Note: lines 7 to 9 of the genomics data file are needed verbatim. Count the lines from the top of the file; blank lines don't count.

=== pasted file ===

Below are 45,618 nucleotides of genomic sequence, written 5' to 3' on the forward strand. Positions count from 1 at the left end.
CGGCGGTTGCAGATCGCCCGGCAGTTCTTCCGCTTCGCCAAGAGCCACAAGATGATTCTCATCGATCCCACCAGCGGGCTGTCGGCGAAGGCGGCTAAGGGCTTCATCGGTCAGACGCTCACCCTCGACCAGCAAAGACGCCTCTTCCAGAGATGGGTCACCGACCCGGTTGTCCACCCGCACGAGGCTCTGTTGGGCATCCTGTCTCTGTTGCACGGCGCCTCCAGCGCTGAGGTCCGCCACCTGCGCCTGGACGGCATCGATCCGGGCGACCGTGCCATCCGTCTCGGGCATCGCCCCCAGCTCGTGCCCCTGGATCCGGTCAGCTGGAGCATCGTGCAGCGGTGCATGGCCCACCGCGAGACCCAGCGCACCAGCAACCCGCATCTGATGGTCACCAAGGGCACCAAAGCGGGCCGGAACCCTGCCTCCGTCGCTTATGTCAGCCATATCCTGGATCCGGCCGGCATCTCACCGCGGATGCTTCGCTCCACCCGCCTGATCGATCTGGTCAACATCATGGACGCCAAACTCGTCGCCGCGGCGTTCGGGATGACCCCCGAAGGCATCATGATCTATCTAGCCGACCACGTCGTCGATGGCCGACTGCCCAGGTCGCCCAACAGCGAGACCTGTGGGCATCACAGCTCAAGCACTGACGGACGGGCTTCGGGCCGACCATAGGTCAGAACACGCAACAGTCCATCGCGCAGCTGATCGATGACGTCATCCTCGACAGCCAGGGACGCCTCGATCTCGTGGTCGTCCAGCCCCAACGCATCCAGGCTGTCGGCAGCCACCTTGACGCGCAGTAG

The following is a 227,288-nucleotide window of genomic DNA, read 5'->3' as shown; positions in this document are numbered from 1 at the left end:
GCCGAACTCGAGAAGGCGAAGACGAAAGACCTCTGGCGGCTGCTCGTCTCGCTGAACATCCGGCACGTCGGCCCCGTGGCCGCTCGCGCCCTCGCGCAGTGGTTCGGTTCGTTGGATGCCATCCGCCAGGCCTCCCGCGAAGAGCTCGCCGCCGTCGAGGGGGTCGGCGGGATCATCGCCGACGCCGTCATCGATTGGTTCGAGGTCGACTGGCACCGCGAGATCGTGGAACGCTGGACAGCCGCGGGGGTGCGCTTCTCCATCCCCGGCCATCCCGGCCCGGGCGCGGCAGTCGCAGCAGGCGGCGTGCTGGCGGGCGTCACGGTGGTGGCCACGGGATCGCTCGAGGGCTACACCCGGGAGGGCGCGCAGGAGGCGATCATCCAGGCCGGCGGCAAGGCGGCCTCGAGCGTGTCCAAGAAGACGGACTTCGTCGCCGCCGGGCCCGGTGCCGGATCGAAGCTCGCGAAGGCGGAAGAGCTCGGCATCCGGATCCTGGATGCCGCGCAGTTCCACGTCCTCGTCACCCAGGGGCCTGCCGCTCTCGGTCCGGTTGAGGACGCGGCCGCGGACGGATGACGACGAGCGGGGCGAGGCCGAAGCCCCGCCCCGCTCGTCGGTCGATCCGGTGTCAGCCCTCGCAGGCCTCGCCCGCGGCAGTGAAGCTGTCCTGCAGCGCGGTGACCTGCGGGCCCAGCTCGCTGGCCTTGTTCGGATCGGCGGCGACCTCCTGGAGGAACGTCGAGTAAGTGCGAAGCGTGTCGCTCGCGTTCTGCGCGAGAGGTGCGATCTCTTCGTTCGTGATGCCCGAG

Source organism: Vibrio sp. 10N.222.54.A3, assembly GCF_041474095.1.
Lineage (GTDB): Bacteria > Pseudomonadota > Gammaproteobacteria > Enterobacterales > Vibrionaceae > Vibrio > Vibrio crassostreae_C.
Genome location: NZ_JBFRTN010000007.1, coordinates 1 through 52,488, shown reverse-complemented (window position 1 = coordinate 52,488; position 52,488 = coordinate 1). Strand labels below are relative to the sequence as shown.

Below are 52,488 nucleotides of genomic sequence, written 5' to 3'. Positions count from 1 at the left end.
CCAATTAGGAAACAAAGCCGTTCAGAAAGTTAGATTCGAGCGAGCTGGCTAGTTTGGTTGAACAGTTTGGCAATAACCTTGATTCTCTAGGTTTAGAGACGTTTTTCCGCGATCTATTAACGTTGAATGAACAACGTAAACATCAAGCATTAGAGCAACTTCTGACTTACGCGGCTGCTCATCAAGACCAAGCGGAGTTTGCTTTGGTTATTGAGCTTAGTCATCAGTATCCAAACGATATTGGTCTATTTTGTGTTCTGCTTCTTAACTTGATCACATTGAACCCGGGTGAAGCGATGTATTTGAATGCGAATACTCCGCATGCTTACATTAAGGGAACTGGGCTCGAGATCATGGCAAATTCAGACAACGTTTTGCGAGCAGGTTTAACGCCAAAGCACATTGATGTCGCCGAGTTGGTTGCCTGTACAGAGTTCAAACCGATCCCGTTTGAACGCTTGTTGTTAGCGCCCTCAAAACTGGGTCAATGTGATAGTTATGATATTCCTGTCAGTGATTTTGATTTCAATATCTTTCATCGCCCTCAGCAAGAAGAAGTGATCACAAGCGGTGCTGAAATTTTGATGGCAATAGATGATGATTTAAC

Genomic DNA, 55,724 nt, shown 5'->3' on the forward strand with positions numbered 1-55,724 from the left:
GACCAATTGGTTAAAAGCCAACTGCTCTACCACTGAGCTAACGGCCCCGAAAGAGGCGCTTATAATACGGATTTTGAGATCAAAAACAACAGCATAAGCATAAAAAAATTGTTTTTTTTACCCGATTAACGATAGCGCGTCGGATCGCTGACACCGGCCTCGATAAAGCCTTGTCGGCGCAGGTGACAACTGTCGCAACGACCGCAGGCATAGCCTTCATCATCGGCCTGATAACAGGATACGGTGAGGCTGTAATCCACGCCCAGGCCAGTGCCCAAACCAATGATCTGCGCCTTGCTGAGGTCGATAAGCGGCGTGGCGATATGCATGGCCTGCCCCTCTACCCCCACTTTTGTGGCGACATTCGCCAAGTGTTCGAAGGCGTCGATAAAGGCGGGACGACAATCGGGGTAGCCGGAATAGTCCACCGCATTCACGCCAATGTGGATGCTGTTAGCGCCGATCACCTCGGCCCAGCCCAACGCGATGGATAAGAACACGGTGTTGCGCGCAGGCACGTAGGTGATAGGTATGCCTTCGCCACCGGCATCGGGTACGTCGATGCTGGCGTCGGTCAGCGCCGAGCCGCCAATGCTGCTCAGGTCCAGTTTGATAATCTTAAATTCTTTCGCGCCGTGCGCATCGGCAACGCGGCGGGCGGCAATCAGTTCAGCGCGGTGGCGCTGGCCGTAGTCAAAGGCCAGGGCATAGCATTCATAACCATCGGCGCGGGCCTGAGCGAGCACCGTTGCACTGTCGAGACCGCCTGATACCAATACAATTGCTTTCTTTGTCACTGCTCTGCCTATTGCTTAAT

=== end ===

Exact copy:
Genome location: NZ_JBFRTN010000007.1, coordinates 1 through 52,488, shown reverse-complemented (window position 1 = coordinate 52,488; position 52,488 = coordinate 1). Strand labels below are relative to the sequence as shown.

Below are 52,488 nucleotides of genomic sequence, written 5' to 3'. Positions count from 1 at the left end.
CCAATTAGGAAACAAAGCCGTTCAGAAAGTTAGATTCGAGCGAGCTGGCTAGTTTGGTTGAACAGTTTGGCAATAACCTTGATTCTCTAGGTTTAGAGACGTTTTTCCGCGATCTATTAACGTTGAATGAACAACGTAAACATCAAGCATTAGAGCAACTTCTGACTTACGCGGCTGCTCATCAAGACCAAGCGGAGTTTGCTTTGGTTATTGAGCTTAGTCATCAGTATCCAAACGATATTGGTCTATTTTGTGTTCTGCTTCTTAACTTGATCACATTGAACCCGGGTGAAGCGATGTATTTGAATGCGAATACTCCGCATGCTTACATTAAGGGAACTGGGCTCGAGATCATGGCAAATTCAGACAACGTTTTGCGAGCAGGTTTAACGCCAAAGCACATTGATGTCGCCGAGTTGGTTGCCTGTACAGAGTTCAAACCGATCCCGTTTGAACGCTTGTTGTTAGCGCCCTCAAAACTGGGTCAATGTGATAGTTATGATATTCCTGTCAGTGATTTTGATTTCAATATCTTTCATCGCCCTCAGCAAGAAGAAGTGATCACAAGCGGTGCTGAAATTTTGATGGCAATAGATGATGATTTAAC